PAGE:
The sensors can detect the gases emitted during the earliest, phase of a fire, allowing a more efficient and faster intervention.
Around 400 early-detection sensors have been installed in the Eberswalde forest in Brandenburg, the German region most impacted by wildfires.
The solar-powered sensors are attached to trees and also monitor temperature, humidity and air pressure.
The company behind the technology, Dryad Networks, say that they essentially act like “an electronic nose” and can detect the gases emitted during the earliest phase of a fire, allowing for more efficient and faster intervention.
As soon as a fire is detected, the data gets relayed to a cloud-based monitoring system and fire authorities are alerted.
Dryad Networks uses artificial intelligence to train the sensor which can, for example, tell the difference between a nascent wildfire or the fumes from a passing diesel truck.
“We are here in our laboratory, teaching the sensor to use artificial intelligence for different forest fires: this sensor is the electronic nose. They now sniff out the smell of smoke coming from a pine or beech forest and artificial intelligence maps this pattern, this ecosystem,” said Jürgen Müller, co-founder of Dryad Networks.
Müller also teaches the device to distinguish between different types of wildfires, by exposing it to the smoke from a range of wood shavings.
By doing this, the sensor learns “what the smoke from a pine or beech forest smells like,” he said.
Müller says that Dryad Networks’ technology is faster than traditional surveillance systems.
“A significant advantage is ultra-early detection. This means that we can detect an emerging fire in just a few minutes, 10 or 15 minutes before there is an open fire. This means we can fight it quickly and thus significantly reduce the damage compared to optical systems,” he said.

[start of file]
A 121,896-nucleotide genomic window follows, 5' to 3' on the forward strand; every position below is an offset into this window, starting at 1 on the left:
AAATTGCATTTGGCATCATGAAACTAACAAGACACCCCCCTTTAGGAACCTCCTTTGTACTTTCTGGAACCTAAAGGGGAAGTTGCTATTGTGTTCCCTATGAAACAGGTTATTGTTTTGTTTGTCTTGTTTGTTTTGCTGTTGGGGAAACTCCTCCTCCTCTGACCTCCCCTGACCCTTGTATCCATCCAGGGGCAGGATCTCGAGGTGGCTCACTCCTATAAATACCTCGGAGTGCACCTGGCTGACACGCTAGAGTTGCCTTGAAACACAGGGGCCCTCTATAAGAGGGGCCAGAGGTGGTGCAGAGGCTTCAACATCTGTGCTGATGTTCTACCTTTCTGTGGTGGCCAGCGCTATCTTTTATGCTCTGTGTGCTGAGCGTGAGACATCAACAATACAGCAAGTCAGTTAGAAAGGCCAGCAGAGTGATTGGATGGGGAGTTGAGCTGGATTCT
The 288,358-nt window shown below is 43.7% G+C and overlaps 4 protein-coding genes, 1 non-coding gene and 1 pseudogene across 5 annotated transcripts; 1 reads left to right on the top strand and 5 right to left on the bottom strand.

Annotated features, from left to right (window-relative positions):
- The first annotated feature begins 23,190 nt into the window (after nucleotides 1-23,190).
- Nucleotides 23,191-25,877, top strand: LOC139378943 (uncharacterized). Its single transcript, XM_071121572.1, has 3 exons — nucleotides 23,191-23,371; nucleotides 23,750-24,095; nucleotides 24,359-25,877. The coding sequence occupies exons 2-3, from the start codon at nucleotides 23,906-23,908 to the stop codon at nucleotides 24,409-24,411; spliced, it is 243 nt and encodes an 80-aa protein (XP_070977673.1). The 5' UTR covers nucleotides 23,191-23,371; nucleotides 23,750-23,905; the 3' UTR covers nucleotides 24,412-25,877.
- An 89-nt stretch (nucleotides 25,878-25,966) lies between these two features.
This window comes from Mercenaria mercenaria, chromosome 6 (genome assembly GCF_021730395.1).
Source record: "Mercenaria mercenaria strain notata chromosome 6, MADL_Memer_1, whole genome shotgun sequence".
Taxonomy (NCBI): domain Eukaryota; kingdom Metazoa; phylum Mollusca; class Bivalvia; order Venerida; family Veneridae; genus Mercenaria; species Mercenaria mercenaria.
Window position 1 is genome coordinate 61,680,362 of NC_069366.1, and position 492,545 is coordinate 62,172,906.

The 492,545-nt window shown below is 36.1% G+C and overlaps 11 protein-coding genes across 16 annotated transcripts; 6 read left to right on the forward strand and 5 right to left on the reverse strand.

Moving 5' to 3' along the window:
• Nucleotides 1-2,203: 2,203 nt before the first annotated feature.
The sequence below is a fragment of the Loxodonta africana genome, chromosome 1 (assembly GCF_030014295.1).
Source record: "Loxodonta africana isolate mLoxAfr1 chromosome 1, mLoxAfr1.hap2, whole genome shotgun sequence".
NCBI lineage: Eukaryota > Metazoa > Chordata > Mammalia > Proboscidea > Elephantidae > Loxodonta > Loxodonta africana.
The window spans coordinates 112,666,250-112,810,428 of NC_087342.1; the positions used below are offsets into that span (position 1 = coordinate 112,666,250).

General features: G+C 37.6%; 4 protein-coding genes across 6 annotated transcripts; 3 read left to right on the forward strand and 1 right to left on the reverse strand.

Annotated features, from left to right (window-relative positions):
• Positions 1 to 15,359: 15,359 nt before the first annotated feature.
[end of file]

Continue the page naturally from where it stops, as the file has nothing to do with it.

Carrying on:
Brandenburg is testing the reliability of the sensors in a pilot project in addition to a visual detection method currently used in the state.
360-degree rotating cameras scan the surrounding landscape from the tops of 105 towers.
The images are sent to the forest fire centre in Wuensdorf, south of Berlin for close monitoring.
Brandenburg’s forest fire protection officer, Raimund Engel says early intervention is key to preventing wildfires from raging out of control.
“The faster we detect the fire, the quicker firefighters can be on the scene,” Engel said.
“In recent years, we have been able to significantly reduce the size of the average fire area, because the system of early detection of forest fires means we can detect many of the fires early enough that major damage can be prevented,” he added.
About ten countries including the United States, Greece and Spain are already experimenting with the device, according to Dryad Networks.
The company sold around 10,000 of the devices last year and it aims to have 120 million installed worldwide by 2030.
Scientists have warned that increased drought and warmer weather due to climate change will increase the risk of wildfires.
According to the European Forest Fire Information System (EFFIS), more than 119,000 hectares had already been reduced to cinders across the EU by 18 June, well above the average of 80,000 hectares recorded by that time over the 2003-2022 period.
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Video editor • Roselyne Min